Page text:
Proactive people do not blame other people or circumstances for their own mistakes. They understand whatever they do is what they have chosen to do. They accept responsibility for their choices. When facing a stimulus, they stop and allow themselves to choose a response based on their personal values. In contrast, reactive people do not choose how to respond to stimuli; instead they react immediately without thinking and based on their feelings at that moment. “There is a gap between stimulus and response, and the key to both our growth and happiness is how we use that space. In the book, Stephen Covey advises his readers to divide events and circumstances into two categories: circumstances they can influence through choices and circumstances they cannot influence at all. Proactive people focus their effort on the things they can control which Stephen Covey calls the Circle of Influence. They do not worry about the things they do not have influence on which he calls the Circle of Concern. By doing so, they increase their control on more and more of those things that are in their Circle of Concern. Reactive people focus on their Circle of Concern.
They blame other people or circumstances which both are beyond their influence, for their failures. To be more proactive, I plan to do the following things. I will write down a list of the things in my Circle of Concern that I am always worrying about then I will work on letting go of them one by one. I will pay more attention to my behavior and language and identify the reactive ones. For example, whenever I say “I can’t do it” I will change that to “I will try. ” Also, from now on I will not let other people’s bad mood rub off on me and ruin my day. This is my choice” will be the attitude I will always adopt. My last recommendation to myself is to take care of my body, mind, heart, and soul. The seventh habit says to be effective one should balance between the production and the production capacity. I will not be able to effectively do the previous recommendations without renewing myself and nurturing my body, mind, heart, and soul. Stephen Covey clarifies this point with the example of the goose and the golden eggs. A poor farmer had a goose. The goose suddenly started to lay a solid golden egg every day and the farmer soon became very rich.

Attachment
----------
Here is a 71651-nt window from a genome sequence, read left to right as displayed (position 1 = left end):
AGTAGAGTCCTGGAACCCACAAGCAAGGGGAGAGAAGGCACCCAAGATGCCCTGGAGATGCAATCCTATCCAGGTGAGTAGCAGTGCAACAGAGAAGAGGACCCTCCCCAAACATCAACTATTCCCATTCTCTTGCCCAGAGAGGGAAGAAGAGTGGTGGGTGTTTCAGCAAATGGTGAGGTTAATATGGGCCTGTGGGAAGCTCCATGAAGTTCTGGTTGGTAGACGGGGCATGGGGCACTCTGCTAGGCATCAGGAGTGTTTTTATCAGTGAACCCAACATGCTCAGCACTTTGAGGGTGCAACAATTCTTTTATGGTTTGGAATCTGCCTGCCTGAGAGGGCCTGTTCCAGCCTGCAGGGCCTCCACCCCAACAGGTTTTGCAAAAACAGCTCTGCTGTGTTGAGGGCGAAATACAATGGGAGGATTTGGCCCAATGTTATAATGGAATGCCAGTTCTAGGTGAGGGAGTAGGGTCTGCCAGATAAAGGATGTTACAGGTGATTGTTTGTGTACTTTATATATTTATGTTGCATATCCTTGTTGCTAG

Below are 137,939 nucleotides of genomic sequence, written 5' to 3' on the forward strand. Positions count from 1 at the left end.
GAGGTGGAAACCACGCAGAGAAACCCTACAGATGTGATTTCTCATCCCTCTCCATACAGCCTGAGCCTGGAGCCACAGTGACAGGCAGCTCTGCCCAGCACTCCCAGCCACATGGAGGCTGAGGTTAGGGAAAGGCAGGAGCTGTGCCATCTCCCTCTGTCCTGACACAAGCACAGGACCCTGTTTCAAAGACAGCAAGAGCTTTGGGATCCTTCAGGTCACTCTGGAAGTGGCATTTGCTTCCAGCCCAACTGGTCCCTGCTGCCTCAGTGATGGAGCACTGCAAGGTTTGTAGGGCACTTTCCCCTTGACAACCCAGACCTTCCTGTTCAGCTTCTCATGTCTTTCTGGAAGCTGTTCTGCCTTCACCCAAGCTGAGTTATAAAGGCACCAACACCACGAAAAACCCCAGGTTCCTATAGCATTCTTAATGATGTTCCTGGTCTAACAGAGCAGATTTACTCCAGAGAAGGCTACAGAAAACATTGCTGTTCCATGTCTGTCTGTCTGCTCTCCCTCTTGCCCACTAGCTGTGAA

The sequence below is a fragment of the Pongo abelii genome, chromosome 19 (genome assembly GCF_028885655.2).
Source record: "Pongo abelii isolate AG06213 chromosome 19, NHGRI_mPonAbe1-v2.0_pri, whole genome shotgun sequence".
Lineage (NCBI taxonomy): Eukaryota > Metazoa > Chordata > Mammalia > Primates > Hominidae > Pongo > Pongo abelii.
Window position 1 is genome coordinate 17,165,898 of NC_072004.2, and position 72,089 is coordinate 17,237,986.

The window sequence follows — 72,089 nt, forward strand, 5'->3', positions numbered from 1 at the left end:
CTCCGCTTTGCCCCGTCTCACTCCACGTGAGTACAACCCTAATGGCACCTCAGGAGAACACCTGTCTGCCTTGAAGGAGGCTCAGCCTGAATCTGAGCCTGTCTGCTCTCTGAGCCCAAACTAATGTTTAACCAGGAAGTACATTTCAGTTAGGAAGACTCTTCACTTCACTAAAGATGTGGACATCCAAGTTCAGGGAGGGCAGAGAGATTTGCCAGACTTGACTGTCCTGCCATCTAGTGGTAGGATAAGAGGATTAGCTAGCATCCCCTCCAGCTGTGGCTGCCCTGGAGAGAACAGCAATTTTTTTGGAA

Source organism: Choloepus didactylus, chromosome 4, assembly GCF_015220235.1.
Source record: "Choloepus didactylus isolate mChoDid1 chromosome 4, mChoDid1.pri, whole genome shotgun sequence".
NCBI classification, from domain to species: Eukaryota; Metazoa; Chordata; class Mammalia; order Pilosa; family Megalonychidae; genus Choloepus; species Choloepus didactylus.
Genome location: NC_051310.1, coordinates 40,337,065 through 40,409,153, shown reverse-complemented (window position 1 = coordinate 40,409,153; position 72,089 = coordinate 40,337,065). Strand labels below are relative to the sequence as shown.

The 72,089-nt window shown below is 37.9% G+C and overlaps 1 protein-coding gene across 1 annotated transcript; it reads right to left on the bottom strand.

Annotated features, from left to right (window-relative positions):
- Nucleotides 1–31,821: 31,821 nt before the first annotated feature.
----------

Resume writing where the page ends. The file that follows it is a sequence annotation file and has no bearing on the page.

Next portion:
The farmer also became very greedy and began to think the goose must have all the golden eggs within it. In order to get all the golden eggs immediately, he killed the goose. As soon as he did that, he discovered there were not golden eggs within it. The moral of the story is that the need of the balance between production and production capability is critical. If one tries to increase the immediate output without considering the production capacity, this capability will be lost. The need for balance between production and production capability applies in physical, financial, and human asset.
For example, a person in charge in a factory can increase the output of a machine by stopping the scheduled maintenance and using that time operating the machine and maximizing the production. However, in the future, more maintenance will need to be performed on the machine and the future production will be greatly minimized. That person may be blamed for causing such a mess. The production and production capability applies to customer loyalty as well. A restaurant may have a good reputation for serving great food.
If the owner decides to cut down the costs and lower the quality of the served food, the profits will rise immediately. However, as soon as the customers sense the change in the food quality, their trust will be lost. The profits will definitely decline. The need for this kind of balance also applies to the physical, mental, emotional, and spiritual assets. One should take the time for self-renewal; to preserve and enhance the four human assets. Renewal increases the person’s capacity to undertake the challenges of daily living. It creates growth and change in that person’s life.
Without this renewal, the body becomes feeble, the mind mechanical, the emotions dead, and the spirit insensitive. Therefore, I plan on doing the following activities. To preserve my body, I will start an exercise program and I will choose something I really enjoy like badminton. I will also make sure to get at least seven hours of sleep every day. Lastly, I will continue to eat my balanced diet. To nurture my mind, I will start to read more books and solve at least one puzzle every day. To take care of my heart, I will try to build new friendships and have meaningful connections with others.